What is your favorite celebratory breakfast meal? Eggs Benedict is definitely one of my favorites, so that was an easy decision. Smoked salmon is one of my favorite choices for the eggs benedict, so the prep for the breakfast started two days prior, first by making smoked salmon (you can find the recipe here).

This is Valentine’s Day dinner, so we need to up the game, right? What can elevate breakfast better than some crispy bacon? Yep, bacon it is!

Traditional Eggs Benedict are served on top of the English muffin. Truth be told, I don’t like English muffin – not with eggs benedict, not by itself. So my choice of bread? A fresh biscuit. I have friends who can easily whip a batch of biscuits on a moment’s notice, but I have my limits – thus buttermilk biscuits by Pillsbury work just perfectly for me.

Next, we need to make the Hollandaise sauce. It is somewhat of a tedious process, involving a double-boiler and some serious skills – unless you have a recipe from Suzanne, which is very simple and guarantees a perfect result – as long as you follow it precisely. The Hollandaise came out perfect, both taste and texture, so last prep step was to poach some eggs. All you need to do is to get hot water with vinegar to borderline boil (it shouldn’t be actively boiling, so take your time to adjust the heat) in a deep skillet, then carefully crack the eggs, set the timer and voilà. To my shame, I have to admit this is where I failed – I set the timer for 10 minutes (this is what I read in one of the recipes online), and this was a mistake – I completely overcooked the eggs. I believe the right time would be 5 minutes at the most.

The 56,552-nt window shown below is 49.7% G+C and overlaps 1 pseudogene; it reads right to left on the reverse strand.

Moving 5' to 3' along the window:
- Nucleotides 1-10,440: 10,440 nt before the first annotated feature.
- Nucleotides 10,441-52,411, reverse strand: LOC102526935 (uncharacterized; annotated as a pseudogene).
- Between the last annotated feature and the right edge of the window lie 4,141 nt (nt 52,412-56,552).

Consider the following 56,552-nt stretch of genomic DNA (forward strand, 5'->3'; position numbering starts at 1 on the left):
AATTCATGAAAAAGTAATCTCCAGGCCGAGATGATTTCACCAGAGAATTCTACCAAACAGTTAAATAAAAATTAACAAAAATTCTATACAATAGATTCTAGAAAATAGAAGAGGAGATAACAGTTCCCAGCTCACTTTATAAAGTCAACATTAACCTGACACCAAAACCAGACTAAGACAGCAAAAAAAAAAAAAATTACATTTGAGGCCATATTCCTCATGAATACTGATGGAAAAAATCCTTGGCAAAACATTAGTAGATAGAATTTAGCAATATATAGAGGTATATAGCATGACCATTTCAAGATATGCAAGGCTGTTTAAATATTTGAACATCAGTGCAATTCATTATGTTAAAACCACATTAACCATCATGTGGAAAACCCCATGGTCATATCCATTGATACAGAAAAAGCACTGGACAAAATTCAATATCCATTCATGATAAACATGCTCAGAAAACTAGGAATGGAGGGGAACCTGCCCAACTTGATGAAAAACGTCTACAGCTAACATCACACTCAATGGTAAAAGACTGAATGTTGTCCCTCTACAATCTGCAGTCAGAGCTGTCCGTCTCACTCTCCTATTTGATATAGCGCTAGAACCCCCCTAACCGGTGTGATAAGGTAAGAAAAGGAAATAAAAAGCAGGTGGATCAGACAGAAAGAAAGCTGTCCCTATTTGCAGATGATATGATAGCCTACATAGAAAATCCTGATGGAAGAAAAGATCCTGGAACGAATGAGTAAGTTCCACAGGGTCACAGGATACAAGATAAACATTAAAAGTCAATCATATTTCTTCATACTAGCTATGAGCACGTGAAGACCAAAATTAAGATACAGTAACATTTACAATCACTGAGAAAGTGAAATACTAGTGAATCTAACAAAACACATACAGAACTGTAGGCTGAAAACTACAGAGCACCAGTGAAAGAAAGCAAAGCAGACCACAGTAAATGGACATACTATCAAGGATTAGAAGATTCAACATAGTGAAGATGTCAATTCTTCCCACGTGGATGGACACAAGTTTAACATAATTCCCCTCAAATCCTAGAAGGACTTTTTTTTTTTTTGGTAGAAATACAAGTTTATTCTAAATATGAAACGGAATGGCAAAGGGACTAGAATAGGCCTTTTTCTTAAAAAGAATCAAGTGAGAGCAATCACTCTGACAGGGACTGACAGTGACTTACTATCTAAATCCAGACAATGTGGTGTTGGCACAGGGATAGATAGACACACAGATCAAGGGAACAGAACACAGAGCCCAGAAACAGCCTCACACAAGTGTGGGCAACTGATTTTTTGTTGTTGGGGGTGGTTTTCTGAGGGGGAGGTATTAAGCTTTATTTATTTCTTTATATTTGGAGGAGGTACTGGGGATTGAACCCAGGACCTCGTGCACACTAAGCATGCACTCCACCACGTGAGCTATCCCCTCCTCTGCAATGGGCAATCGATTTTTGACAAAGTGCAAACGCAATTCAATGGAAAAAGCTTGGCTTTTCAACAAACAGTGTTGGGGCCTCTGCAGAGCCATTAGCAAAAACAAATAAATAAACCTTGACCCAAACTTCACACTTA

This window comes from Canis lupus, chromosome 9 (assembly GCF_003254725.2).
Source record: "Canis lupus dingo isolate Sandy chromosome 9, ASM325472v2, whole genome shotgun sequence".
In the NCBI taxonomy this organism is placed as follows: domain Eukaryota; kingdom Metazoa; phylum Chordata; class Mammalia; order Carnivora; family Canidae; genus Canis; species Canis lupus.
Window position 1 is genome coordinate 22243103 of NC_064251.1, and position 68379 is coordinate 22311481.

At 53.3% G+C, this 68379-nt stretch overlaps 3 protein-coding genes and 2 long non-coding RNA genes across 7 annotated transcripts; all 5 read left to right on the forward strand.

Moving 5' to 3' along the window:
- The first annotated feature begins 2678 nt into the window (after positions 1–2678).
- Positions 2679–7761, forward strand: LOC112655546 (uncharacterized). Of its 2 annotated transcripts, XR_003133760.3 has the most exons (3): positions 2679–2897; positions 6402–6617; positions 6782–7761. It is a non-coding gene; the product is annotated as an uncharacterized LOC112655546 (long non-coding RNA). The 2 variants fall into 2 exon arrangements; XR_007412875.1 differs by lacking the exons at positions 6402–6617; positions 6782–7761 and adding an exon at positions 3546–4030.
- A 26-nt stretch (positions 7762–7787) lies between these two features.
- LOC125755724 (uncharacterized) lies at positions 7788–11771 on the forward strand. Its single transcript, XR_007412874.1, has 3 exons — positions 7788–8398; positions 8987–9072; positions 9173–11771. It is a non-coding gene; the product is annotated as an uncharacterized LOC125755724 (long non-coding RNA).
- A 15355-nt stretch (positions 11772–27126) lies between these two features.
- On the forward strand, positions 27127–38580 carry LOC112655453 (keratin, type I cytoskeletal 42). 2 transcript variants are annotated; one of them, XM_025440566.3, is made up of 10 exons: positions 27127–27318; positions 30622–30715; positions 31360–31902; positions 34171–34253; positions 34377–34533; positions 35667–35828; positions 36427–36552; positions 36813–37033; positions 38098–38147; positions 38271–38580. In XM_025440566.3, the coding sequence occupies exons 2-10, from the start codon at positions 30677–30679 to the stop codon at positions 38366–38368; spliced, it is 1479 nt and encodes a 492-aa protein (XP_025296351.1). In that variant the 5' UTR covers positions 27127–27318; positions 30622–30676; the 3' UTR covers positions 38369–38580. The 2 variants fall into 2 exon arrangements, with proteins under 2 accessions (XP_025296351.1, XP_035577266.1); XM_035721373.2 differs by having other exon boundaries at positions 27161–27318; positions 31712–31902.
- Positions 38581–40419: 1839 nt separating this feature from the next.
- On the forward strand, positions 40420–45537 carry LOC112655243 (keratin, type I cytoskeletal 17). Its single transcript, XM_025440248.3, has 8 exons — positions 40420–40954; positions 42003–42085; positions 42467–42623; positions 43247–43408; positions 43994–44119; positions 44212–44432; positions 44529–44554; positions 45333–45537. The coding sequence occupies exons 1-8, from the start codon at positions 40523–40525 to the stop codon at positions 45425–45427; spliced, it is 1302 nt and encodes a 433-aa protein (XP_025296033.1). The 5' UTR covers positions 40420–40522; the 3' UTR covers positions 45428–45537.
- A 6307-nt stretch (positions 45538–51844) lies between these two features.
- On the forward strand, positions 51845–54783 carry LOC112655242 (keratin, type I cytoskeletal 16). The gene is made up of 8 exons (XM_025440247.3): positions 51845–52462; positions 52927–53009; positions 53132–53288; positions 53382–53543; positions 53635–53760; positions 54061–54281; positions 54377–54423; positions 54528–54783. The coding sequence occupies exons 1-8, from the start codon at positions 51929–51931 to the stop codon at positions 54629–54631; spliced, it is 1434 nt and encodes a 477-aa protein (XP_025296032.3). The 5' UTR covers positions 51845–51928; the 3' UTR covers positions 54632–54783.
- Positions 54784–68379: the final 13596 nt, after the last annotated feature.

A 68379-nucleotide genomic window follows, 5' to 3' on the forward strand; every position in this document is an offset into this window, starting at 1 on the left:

Another important step – let the eggs cool off after cooking (ice bath recommended) – I didn’t do it, and as the result, Hollandaise was not covering the eggs properly – oh well, it was still really tasty. So the last step was to assemble the Eggs Benedict – the biscuit on the bottom, then smoked salmon, bacon, egg, and Hollandaise.

Now it is time to make dinner. More often than not, simplicity is your friend when it comes to food. Going the simple route, our Valentine’s Day dinner plan was simple – steak and potatoes.

For the potatoes, we have a recipe where potatoes are thinly sliced on the mandoline, then slices are stacked at the little angle and fried – it is a great recipe except that my fingers and mandoline are not great together, but love requires sacrifices, right?